A study of Facebook’s alleged censorship of conservative speech says there’s ‘work to be done’ in assuaging right-leaning users’ concerns.
The report, which was carried out by former Republican congressman, Jon Kyl and a team from law firm Covington and Burling, interviewed more than 130 ‘leading conservative politicians’ and organizations in an attempt to assess the impact of Facebook’s evolving policies on conservative speech.
This release is an interim version of what will eventually be a more in-depth report from the group.
According to Kyl, however, the platform still has a long way to go in addressing conservatives’ sentiments.
A report from a former Republican senator says Facebook isn’t going far enough to prevent the suppression of conservative viewpoints. File photo
‘Facebook has recognized the importance of our assessment and has taken some steps to address the concerns we uncovered,’ wrote Kyl.
‘But there is still significant work to be done to satisfy the concerns we heard from conservatives.’
Among the major areas of concern from conservatives interviewed by Kyl were issues with the company’s algorithms, specifically the fear that they disproportionately suppress conservative content.
Those concerns center primarily on a shift in 2018 that led Facebook to begin weeding out ‘borderline’ and ‘extreme’ content while promoting content from users’ friends.
Conservatives say that this switch adversely affected groups and news outlets that promoted a right-leaning ideology.
Similarly, Kyl’s report also highlights concerns that Facebook’s efforts to combat fake news have favored fact-checkers on the ‘ideological left.’
‘In particular, interviewees pointed to examples of instances when some of the third-party fact-checkers utilized by Facebook at various times (e.g., Snopes, PolitiFact, Factcheck.org, the Associated Press)—which are certified by the Poynter Institute, an entity that owns PolitiFact—have skewed to the ideological Left,’ reads the report.
Efforts to include conservative groups in that process, Kyl says, also haven’t gone far enough.
‘We note that Facebook has accepted fact-checkers affiliated with conservative publishers, including the Daily Caller’s fact-checking unit once it was approved by Poynter,’ reads the report.
‘Before that, the Weekly Standard had previously been accepted into the program, but it subsequently shut down.’
Throughout the last two years, Facebook has come under fire for breached in privacy as well as its role in a Russian disinformation campaign meant to sway US elections.
The wide-ranging list of grievances also honed in on Facebook’s enforcement of certain ad policies which removed anti-abortion ads that depicted a premature baby as well as the platform’s policy on hate speech.
According to Kyl, conservatives found that the enforcement of ‘highly subjective.’
‘Interviewees often pointed out the highly subjective nature of determining what constitutes “hate”—an assessment that may be subject to the biases of content reviewers,’ reads the report.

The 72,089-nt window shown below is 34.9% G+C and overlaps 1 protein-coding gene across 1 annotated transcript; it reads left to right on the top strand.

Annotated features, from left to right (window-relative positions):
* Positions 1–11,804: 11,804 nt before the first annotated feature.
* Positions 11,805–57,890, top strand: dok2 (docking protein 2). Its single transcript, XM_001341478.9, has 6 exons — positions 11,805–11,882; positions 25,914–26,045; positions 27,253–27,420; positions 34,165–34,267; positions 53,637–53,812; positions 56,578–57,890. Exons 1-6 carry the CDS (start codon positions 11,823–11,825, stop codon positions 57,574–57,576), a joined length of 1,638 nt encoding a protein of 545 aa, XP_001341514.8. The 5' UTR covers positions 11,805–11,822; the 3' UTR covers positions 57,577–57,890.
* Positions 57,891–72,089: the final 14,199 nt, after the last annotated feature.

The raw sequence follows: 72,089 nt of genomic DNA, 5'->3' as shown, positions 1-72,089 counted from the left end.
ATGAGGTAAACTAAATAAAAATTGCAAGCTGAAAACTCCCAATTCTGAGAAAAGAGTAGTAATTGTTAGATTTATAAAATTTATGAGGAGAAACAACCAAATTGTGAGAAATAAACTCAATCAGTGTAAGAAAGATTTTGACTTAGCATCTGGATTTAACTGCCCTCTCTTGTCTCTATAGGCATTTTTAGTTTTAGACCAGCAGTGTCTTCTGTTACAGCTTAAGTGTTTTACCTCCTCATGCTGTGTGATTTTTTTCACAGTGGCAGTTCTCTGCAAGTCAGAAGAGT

‘The term “hate speech” is itself controversial, insofar as it may incorrectly ascribe motive in many cases.’
The report recommends a host of changes to Facebook to address concerns from conservative groups like making its fact-checking and content removal process more transparent, as well as providing greater detail on how its ranks news and prioritizes content.
An assessment of Facebook’s treatment of conservative media and politicians comes amid a similar inquiry into practices at Google where ex-employees have claimed that the company
While Facebook works to settle on a politically neutral policy of prioritizing and relaying content, it has been under increasing pressure to stem the effects of disinformation after revelations that Russian actors leverage the platform to sway U.S. elections.
Lawmakers feel a similar campaign could be underfoot ahead of upcoming presidential elections in 2020.
HOW DOES FACEBOOK PLAN TO IMPROVE PRIVACY?
In a March 6 blog post, Facebook CEO Mark Zuckerberg promised to rebuild based on six ‘privacy-focused’ principles:
- Private interactions
- Reducing permanence
- Secure data storage
Zuckerberg promised end-to-end encryption for all of its messaging services, which will be combined in a way that allows users to communicate across WhatsApp, Instagram Direct, and Facebook Messenger.
This he refers to as ‘interoperability.’
He also said moving forward, the firm won’t hold onto messages or stories for ‘longer than necessary’ or ‘longer than people want them.’
This could mean, for example, that users set messages to auto-delete after a month or even a few minutes.
‘Interoperability’ will ensure messages remain encrypted even when jumping from one messaging service, such as WhatsApp, to another, like Instagram, Zuckerberg says.
Facebook also hopes to improve users’ trust in how it stores their data.
Zuckerberg promised the site ‘won’t store sensitive data in countries with weak records on human rights like privacy and freedom of expression in order to protect data from being improperly accessed.’